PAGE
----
Learning more about his captors he realized that helping anyone shot or hurt would be futile, as they had no medical supplies to save lives. Forced to leave the wounded when they left the camp really tore into Kenneth. Told under no uncertain circumstances that the wounded would be left behind because as they stated, “They will die anyway and slow them down,” what happened when they left no one wanted to know. The thoughts that entered their minds were never revealed. One cruel guard that inflicted pain and much more was left behind as they started on their next trek in the cold. Geronimo the name sort of fits as he enjoyed inflicting pain on others and much more as the beatings continued if anyone disobeyed the guards and the author graphically describes what some went through.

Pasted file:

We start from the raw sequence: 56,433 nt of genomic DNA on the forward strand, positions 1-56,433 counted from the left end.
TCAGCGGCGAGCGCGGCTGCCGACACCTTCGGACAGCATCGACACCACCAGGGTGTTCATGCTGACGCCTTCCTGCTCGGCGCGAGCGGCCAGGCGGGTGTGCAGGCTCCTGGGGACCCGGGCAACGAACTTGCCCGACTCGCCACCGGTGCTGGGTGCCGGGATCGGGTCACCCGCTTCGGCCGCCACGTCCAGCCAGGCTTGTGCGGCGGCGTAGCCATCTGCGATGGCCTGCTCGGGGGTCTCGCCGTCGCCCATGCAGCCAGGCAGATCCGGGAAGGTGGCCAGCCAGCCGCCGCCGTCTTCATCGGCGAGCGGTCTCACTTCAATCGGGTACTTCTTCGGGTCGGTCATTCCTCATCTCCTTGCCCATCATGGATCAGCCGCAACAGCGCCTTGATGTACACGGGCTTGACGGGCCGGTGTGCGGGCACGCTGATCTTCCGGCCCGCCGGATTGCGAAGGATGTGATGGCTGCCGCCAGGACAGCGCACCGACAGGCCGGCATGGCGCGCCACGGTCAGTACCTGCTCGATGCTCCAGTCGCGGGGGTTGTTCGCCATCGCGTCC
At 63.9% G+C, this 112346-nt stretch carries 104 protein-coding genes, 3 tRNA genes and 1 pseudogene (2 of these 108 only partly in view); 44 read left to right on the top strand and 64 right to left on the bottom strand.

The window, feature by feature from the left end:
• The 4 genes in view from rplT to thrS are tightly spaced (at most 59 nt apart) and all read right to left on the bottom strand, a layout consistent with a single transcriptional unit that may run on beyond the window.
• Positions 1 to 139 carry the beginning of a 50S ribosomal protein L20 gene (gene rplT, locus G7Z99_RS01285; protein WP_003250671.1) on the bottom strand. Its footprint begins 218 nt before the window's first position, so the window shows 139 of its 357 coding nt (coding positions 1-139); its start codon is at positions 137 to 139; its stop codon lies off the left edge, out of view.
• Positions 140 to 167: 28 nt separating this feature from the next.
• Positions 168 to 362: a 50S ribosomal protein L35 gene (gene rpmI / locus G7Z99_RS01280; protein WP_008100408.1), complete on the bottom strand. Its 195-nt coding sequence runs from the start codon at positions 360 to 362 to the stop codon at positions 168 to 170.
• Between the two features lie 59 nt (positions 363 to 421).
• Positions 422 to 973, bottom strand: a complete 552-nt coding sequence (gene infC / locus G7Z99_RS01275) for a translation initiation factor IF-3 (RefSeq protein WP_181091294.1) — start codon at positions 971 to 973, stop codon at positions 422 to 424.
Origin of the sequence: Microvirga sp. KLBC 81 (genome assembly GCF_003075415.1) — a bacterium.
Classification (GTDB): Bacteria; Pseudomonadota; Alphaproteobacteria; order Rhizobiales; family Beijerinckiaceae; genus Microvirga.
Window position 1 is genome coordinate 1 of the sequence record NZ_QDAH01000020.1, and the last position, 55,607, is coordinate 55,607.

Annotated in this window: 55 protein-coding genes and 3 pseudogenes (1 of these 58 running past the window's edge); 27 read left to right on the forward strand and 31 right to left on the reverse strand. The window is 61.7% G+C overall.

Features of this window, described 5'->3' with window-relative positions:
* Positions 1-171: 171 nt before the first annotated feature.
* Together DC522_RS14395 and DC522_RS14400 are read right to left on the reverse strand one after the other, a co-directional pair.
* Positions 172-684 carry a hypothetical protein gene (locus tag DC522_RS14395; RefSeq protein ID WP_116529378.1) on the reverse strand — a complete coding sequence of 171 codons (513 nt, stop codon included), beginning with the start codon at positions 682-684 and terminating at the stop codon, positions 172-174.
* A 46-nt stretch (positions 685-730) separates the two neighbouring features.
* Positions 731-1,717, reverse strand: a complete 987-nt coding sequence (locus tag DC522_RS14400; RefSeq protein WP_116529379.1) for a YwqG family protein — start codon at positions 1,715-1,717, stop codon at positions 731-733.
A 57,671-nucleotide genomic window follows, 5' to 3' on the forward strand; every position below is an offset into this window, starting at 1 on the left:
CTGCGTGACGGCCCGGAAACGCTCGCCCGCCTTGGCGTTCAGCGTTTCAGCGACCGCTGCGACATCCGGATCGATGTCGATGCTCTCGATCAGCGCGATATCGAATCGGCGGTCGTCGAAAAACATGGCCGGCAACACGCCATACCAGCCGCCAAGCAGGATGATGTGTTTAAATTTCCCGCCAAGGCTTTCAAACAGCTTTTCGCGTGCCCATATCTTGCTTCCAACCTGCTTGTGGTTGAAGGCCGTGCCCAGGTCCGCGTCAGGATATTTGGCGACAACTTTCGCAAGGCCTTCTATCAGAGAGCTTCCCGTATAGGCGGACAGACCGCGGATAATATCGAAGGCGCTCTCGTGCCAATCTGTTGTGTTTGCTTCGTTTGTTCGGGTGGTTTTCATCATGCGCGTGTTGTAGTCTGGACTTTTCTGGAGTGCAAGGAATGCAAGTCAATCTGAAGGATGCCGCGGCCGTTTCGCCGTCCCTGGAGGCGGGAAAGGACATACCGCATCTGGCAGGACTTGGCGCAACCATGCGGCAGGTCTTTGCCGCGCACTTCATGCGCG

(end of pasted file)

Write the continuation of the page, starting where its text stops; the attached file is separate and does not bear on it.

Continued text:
Seeing his commanding Sergeant Rose again brought some life back into him but plans came into his mind and hope to escape in more than just his prayers. Then, another friend dies from lack of care but the Chinese really do not care. But, the first escape was only short lived and what followed was not something anyone would want to think about or endure. The bombings continued and the marching too. The treatment horrific his endurance great and the tortures kept coming but his ingenuity and cleverness to get some perks from the guards will make you smile. Of course every time he knocked one out or got one of them to back off you wanted to applaud. Escaping three times and recaptured three times he managed to survive the horrors of being a POW in North Korea. As you hear his voice telling the story, the denial of food, starvation, the operations inflicted on some by the Chinese and the misery he went through you wonder just what made him keep going. As he made his way by himself he finally got some help from an old Korean fisherman but what happens next will make you smile as the man and his wife not only gave him food but shelter too. But, he was recaptured in the house as somehow they knew he was there. But, the broken ribs that followed, the beating that would kill the person who was kind to him and more will not only make you angry but wonder where anyone was to save him and the rest. What he describes next will make you cringe as he was locked up with so many that were injured, brutalized, sick, infected and much more. The pictures that he paints will anger the reader and the end result will not endear you to his captors. After hours in the dungeon he and Ozouski were headed toward Pyongyang, the Northern Korean capitol nicknamed the Lion’s Den.